We are living in a paradoxical moment. We are technically more connected than at any other point in history, but our technological connectivity itself often leaves us feeling emotionally disconnected or isolated.
Even as we hold in our hands the tools and data to trace patterns of interdependence around the globe, there is still a great distance between what we know of the world and our emotional engagement with that knowledge. We are discovering that we are far more interconnected than we had previously realized, but our way of feeling and living in the world has not caught up with our new understanding.
To close that gap, we can first explore the factors that are obstacles to actually feeling more connected to the world we encounter online. Then we can look for ways to use technological connectivity more wisely so as to take advantage of the opportunities it does offer.
The information we find online tends to stress what is unique or different about people, focusing on disparities in the material conditions of our lives, or on religious and cultural differences. This leads our attention away from what we have in common and can leave us unable to see, let alone feel, our connectedness to people we view on our screens.
Reflecting on your own experiences can help make clear how this works. Chances are you live in a comfortably furnished home, set the temperature exactly as you want it, and open the door any time you like to a refrigerator full of food you enjoy. You can also surf the Internet from a comfortable chair and view images of people who have no homes or whose shelter is made of bits of plastic and cardboard. You can watch videos of their struggle to find enough food and clean water to drink. As you do so, you may feel some pity or sympathy as you observe their plight on the screen, but you are likely to feel that you are looking at them from across a great distance.
A rift opens in our minds, separating us from people whose living conditions differ substantially from ours. When we pay so much attention to the outer conditions that shape people’s lives, we end up focusing on what distinguishes us, overlooking what unites us. This can contribute to a sense of distance or separateness from others. The same sense of distance between us and them opens up in the case of people with different cultures and religious backgrounds. I am not speaking here of physical distance but emotional and mental.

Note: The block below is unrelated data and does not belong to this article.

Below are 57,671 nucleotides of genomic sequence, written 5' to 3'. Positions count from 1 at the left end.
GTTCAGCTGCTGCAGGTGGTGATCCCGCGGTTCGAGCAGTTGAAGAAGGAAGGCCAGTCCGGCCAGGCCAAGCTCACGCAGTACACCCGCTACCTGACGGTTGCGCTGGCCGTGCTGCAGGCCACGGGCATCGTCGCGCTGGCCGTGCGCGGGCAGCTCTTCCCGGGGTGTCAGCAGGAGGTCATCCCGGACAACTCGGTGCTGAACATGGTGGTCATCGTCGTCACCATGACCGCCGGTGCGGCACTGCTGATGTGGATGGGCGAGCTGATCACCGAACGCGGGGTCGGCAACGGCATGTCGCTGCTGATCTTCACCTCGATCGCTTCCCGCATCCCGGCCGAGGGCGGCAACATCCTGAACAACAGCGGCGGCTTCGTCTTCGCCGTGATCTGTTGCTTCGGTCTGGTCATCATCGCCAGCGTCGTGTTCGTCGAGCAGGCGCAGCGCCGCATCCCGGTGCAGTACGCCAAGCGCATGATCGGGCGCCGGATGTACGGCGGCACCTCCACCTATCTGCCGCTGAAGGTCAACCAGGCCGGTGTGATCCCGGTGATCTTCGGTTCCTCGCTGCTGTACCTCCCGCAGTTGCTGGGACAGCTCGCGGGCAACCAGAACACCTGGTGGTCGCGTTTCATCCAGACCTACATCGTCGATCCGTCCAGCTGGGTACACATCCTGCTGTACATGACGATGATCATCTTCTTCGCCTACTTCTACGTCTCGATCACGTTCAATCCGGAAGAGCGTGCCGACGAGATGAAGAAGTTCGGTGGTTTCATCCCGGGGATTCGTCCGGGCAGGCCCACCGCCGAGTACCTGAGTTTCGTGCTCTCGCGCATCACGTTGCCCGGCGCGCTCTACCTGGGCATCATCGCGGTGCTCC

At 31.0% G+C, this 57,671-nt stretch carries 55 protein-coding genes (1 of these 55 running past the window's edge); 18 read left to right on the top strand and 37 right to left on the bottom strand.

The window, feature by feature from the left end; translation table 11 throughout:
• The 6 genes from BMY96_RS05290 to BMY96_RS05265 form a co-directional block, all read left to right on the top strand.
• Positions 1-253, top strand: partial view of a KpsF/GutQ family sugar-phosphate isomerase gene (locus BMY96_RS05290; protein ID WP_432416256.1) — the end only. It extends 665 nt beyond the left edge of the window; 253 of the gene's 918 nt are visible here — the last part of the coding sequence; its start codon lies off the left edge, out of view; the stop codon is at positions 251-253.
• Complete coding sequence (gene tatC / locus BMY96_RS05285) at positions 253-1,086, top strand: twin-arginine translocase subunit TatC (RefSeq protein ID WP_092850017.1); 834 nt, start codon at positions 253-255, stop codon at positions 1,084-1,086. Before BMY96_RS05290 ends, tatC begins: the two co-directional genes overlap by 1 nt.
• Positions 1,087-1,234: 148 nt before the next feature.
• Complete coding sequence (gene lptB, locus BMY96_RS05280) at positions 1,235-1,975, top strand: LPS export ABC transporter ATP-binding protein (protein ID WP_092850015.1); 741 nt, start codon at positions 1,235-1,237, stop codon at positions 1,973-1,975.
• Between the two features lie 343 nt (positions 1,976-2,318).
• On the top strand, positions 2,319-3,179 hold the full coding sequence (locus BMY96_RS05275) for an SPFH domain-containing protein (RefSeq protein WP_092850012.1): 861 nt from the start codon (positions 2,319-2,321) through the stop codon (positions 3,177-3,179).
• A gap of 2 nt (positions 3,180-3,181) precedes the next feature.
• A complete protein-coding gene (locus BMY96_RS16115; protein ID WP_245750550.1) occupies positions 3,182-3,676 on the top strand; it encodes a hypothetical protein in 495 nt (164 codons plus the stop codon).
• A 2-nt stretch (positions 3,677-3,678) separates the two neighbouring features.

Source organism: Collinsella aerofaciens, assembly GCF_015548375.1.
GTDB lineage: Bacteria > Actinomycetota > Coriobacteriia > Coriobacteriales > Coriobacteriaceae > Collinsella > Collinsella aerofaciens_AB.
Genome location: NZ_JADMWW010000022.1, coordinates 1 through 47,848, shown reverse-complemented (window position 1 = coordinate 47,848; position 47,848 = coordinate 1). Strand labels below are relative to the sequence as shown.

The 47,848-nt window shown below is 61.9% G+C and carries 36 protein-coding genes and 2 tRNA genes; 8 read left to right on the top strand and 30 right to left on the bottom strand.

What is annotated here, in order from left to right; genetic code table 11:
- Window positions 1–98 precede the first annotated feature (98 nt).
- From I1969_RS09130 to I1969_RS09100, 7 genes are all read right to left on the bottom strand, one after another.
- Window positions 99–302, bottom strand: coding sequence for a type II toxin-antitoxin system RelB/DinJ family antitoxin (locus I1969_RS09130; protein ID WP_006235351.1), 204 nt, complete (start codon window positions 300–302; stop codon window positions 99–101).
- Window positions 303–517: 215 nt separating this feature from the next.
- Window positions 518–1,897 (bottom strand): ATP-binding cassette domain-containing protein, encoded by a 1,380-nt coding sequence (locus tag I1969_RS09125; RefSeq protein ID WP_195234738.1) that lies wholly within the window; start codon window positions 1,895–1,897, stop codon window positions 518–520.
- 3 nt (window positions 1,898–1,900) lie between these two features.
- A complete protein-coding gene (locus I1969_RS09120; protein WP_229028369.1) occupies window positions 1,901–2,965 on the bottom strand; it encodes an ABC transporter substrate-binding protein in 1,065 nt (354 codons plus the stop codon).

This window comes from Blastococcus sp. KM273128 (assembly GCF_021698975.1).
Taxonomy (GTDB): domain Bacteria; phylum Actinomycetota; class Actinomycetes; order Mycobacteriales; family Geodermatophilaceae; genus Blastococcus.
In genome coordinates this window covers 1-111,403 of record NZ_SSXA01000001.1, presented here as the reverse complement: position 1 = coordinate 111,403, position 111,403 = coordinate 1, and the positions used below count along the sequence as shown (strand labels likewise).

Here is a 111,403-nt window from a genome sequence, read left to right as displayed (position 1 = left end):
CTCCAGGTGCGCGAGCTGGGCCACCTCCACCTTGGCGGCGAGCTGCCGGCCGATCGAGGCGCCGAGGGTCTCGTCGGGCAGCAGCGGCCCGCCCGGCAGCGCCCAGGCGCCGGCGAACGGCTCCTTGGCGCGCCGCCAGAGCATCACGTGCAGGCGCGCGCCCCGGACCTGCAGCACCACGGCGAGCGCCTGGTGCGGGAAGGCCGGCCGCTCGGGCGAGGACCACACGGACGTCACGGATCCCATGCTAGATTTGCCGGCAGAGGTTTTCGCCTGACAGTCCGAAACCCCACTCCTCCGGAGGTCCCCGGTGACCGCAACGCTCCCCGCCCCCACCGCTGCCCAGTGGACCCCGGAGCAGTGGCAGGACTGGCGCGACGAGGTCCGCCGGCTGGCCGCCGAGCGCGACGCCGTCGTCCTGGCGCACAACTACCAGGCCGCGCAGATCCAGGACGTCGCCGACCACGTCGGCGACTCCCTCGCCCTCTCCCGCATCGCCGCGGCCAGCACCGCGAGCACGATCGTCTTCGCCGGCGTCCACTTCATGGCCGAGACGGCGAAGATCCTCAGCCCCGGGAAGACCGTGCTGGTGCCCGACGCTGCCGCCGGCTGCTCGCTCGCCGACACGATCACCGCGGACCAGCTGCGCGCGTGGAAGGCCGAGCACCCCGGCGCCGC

Viewing others through the lens of interdependence helps us see that we are not separate from people on the other side of these seeming gaps. We are capable of seeing causal connections that link us to others who appear to be remote from us, even if such links are not visible to the naked eye. For example, we can review the ample evidence and arguments that show that those who have less economic power provide the labor that keeps down the cost of living and fuels the material prosperity of those who have more. This means we can identify ties between our meal and the field workers who harvested our vegetables and factory workers who manufactured our dishes. Yet having this intellectual knowledge of our connection to them does not automatically make us feel personally close to them, especially when the outer conditions of their lives seem so different from our own.